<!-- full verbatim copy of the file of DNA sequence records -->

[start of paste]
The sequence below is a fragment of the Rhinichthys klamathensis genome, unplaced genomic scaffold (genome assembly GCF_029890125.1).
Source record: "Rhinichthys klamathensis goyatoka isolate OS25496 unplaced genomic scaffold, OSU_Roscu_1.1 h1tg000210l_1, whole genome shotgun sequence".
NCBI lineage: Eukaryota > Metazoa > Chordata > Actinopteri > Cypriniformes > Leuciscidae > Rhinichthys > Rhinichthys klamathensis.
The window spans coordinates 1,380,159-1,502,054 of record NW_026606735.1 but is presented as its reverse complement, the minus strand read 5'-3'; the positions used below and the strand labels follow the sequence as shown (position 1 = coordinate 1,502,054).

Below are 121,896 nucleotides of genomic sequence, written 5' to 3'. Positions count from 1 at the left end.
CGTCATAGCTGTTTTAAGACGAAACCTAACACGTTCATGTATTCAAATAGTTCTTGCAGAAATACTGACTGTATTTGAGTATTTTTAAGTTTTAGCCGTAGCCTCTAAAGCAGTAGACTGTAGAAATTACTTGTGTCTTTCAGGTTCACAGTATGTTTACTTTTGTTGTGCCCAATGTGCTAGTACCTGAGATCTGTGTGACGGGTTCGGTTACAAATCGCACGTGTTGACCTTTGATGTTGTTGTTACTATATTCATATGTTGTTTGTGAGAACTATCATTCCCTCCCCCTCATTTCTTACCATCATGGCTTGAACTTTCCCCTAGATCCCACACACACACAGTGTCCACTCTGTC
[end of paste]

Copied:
The sequence below is a fragment of the Rhinichthys klamathensis genome, unplaced genomic scaffold (genome assembly GCF_029890125.1).
Source record: "Rhinichthys klamathensis goyatoka isolate OS25496 unplaced genomic scaffold, OSU_Roscu_1.1 h1tg000210l_1, whole genome shotgun sequence".
NCBI lineage: Eukaryota > Metazoa > Chordata > Actinopteri > Cypriniformes > Leuciscidae > Rhinichthys > Rhinichthys klamathensis.
The window spans coordinates 1,380,159-1,502,054 of record NW_026606735.1 but is presented as its reverse complement, the minus strand read 5'-3'; the positions used below and the strand labels follow the sequence as shown (position 1 = coordinate 1,502,054).

Below are 121,896 nucleotides of genomic sequence, written 5' to 3'. Positions count from 1 at the left end.
CGTCATAGCTGTTTTAAGACGAAACCTAACACGTTCATGTATTCAAATAGTTCTTGCAGAAATACTGACTGTATTTGAGTATTTTTAAGTTTTAGCCGTAGCCTCTAAAGCAGTAGACTGTAGAAATTACTTGTGTCTTTCAGGTTCACAGTATGTTTACTTTTGTTGTGCCCAATGTGCTAGTACCTGAGATCTGTGTGACGGGTTCGGTTACAAATCGCACGTGTTGACCTTTGATGTTGTTGTTACTATATTCATATGTTGTTTGTGAGAACTATCATTCCCTCCCCCTCATTTCTTACCATCATGGCTTGAACTTTCCCCTAGATCCCACACACACACAGTGTCCACTCTGTC